“Make every effort you can to talk with other SMC students. The more info you get, the better your chances to get the best teachers.”
Proposition 22 – the initiative that stated that only man/woman marriages were to be recognized under the law – was on the ballot, and Marienne Alvarez was incensed by the hypocrisy of it. “It’s so stupid that two people willing to commit to each other cannot become married,” she railed. “There are lots of gay and lesbian couples who deserve to be married because they love each other. Does it really matter that they’re the same sex? I don’t think so,” says Marienne. “It drives me wild that people can be so close-minded.”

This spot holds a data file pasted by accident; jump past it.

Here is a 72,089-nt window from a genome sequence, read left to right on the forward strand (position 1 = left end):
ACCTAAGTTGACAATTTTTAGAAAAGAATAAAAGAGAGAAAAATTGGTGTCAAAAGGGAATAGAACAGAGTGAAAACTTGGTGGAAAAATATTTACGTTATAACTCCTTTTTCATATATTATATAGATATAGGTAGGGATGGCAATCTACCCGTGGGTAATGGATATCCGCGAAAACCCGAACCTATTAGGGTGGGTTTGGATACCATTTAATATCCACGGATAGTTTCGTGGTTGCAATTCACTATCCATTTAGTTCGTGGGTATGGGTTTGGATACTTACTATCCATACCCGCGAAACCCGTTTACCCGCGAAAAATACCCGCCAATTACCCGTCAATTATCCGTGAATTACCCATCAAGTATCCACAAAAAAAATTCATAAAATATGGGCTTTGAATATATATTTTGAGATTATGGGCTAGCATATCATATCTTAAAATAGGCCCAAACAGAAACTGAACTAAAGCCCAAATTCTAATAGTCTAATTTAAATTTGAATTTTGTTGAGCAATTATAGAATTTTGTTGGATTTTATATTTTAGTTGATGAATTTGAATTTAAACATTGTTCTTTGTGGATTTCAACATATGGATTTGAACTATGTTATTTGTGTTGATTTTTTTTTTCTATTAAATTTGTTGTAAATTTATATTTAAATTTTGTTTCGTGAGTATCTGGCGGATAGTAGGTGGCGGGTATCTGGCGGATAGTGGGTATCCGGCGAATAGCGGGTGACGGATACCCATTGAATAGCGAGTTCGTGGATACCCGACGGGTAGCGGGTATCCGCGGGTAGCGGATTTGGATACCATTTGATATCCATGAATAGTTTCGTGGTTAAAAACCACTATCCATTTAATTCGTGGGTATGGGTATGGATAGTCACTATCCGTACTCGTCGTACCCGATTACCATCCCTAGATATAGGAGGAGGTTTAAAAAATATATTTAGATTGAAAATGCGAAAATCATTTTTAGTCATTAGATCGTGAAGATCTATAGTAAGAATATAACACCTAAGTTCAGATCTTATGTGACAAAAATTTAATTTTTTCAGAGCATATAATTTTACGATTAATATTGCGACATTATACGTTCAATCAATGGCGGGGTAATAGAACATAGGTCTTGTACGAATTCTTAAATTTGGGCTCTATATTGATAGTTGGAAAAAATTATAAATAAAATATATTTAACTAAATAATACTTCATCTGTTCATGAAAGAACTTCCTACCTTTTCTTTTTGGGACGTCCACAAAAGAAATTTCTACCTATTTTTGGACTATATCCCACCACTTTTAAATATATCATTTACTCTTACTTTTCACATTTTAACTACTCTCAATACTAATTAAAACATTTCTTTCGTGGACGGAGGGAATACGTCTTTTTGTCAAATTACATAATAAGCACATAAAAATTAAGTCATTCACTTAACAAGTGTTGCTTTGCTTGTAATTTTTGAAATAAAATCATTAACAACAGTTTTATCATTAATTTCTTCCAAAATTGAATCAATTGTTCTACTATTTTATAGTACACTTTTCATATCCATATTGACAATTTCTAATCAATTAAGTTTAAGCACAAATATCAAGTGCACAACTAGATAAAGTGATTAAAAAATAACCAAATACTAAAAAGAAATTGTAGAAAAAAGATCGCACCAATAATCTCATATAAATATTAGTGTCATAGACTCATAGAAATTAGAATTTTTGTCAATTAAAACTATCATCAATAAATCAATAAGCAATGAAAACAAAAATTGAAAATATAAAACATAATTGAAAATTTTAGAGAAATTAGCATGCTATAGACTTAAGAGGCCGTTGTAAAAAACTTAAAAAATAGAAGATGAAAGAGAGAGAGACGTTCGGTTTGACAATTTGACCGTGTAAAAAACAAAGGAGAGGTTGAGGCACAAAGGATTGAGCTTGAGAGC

A non-prejudicial mind is what Marienne brings to her Sociology studies. “I have a class with Professor Livings right now, and she really encourages us to speak our minds and not blindly accept anybody’s word. Those classes are very open forums that are pretty much about perception and being accepting of individual differences,” says Marienne, who moved here from the Philippines. “You see so many different types of people at SMC that it’s almost like a sociology experiment. I had to learn Chinese, English, and Tagalog growing up, so I think this gave me a greater tolerance for different cultures than many people have.”
“SMC is a great transfer school,” states Marienne, “and I know that when I have to move on, I won’t have any trouble. But it’s also a great place to sample different kinds of knowledge,” she says. “I took a Marine Biology class and just fell in love with it. This college has no end of nice surprises.”
Read more stories from present and past years in the
SMC Student Spotlight Archive.